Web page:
- Oral presentation
- Open Access
The challenges of treating eating disorders in Maori
© Williams et al. 2015
- Published: 23 November 2015
- Mental Health
- Young People
- Health Promotion
- Physical Health
- Mental Health Service
NZ is considered a bicultural society; Maori make up approx 15% of the population (NZ census 2013). Maori have strong cultural traditions and beliefs around food, with food not only determining physical health but also emotional, psychological and spiritual wellness (HRC report). Food is also strongly linked to customs and cultural values. The implications and understanding of eating disorders in this group are therefore complex.
Mental Health services traditionally struggle to both engage and treat the Maori population. Eating disorders rates are low overall in the general population; research suggesting that there was a very low prevalence overall for eating disorders in Te Rau Hinengaro. However, the highest prevalence of eating disorders, particularly bulimia, was in Māori (BPJ 2010).
With this in mind there are several challenges to consider when planning and offering services to treat eating disorders in this population.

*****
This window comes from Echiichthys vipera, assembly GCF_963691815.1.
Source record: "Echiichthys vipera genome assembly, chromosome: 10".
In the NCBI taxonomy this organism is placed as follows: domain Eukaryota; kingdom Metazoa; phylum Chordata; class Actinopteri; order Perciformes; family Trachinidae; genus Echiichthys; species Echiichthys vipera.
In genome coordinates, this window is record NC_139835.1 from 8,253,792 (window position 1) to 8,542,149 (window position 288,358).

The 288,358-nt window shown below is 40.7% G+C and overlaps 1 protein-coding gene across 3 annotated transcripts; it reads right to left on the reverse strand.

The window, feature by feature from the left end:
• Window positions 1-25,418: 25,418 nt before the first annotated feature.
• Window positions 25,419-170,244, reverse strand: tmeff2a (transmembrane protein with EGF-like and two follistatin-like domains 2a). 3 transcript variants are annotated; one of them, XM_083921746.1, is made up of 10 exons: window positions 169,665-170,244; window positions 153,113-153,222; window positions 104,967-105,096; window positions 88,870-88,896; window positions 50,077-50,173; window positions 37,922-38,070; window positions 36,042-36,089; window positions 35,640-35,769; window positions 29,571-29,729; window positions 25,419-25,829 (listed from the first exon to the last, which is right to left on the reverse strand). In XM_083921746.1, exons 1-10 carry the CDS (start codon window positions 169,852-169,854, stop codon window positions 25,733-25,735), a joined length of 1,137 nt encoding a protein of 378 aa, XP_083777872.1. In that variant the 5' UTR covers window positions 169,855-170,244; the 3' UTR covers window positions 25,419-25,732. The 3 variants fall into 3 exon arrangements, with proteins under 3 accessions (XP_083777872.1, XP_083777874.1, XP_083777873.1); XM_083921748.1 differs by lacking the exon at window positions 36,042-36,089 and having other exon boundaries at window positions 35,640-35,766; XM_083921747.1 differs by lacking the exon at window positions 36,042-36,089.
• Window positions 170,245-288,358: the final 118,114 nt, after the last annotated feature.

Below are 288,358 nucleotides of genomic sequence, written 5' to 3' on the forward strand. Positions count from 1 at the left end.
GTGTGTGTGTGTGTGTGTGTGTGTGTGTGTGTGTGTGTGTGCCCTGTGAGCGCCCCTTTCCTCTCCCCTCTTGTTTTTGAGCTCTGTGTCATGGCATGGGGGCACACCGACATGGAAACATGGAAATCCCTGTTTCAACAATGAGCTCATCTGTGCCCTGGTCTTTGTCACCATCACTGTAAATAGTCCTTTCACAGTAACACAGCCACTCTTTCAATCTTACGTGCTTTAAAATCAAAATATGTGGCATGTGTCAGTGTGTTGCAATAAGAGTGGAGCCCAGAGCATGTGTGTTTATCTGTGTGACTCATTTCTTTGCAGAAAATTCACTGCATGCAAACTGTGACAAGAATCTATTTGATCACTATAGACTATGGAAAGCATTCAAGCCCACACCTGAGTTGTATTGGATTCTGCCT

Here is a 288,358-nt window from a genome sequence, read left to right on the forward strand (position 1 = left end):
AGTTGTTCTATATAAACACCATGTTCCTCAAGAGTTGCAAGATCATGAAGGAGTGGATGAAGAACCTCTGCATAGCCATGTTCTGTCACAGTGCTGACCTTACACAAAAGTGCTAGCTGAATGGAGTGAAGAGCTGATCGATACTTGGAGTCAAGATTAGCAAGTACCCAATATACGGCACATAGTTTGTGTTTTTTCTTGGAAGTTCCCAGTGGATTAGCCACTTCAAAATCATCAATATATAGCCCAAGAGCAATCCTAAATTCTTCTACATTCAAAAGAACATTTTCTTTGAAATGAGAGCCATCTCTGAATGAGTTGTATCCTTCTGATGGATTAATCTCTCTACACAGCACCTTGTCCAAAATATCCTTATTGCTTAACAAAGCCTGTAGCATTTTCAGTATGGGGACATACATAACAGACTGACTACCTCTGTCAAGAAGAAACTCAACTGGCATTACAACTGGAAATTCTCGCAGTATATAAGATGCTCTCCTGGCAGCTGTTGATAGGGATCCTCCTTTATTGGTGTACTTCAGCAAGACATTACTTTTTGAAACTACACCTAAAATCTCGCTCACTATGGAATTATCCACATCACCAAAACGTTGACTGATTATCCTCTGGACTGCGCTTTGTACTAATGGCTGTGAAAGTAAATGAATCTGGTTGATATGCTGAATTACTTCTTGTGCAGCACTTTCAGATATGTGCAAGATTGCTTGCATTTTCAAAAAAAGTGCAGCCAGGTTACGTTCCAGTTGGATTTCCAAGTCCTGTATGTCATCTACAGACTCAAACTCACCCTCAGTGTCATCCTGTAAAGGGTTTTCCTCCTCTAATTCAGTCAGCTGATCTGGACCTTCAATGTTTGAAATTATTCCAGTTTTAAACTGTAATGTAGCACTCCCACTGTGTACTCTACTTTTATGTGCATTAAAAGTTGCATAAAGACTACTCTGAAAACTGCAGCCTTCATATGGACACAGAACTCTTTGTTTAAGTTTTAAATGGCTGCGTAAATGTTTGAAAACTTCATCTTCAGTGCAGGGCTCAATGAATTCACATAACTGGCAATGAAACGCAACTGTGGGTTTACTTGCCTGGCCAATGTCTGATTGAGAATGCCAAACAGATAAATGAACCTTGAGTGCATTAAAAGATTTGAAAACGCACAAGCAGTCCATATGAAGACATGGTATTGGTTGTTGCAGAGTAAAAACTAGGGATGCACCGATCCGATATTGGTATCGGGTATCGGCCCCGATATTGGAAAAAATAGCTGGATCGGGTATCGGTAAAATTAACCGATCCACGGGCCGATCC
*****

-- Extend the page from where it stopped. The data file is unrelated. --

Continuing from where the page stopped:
The CMDHB covers an area with high Maori population and provides a culturally specific service for both adults and young people. The rates of referral of Maori to the CMDHB Eating Disorders Service are low overall, despite this there is a recognised unmet need in terms of recognition and support for these difficulties. Often young people present with complex needs with eating issues part of this presentation. Traditional treatments pose dilemmas when considering the cultural aspects of engagement and working with maori families; as well as the explanatory models used to think about eating issues. This presentation will consider these challenges and use a case example to support ideas to improve services and outcomes in this population.
This article is published under license to BioMed Central Ltd. This is an Open Access article distributed under the terms of the Creative Commons Attribution License (http://creativecommons.org/licenses/by/4.0), which permits unrestricted use, distribution, and reproduction in any medium, provided the original work is properly cited. The Creative Commons Public Domain Dedication waiver (http://creativecommons.org/publicdomain/zero/1.0/) applies to the data made available in this article, unless otherwise stated.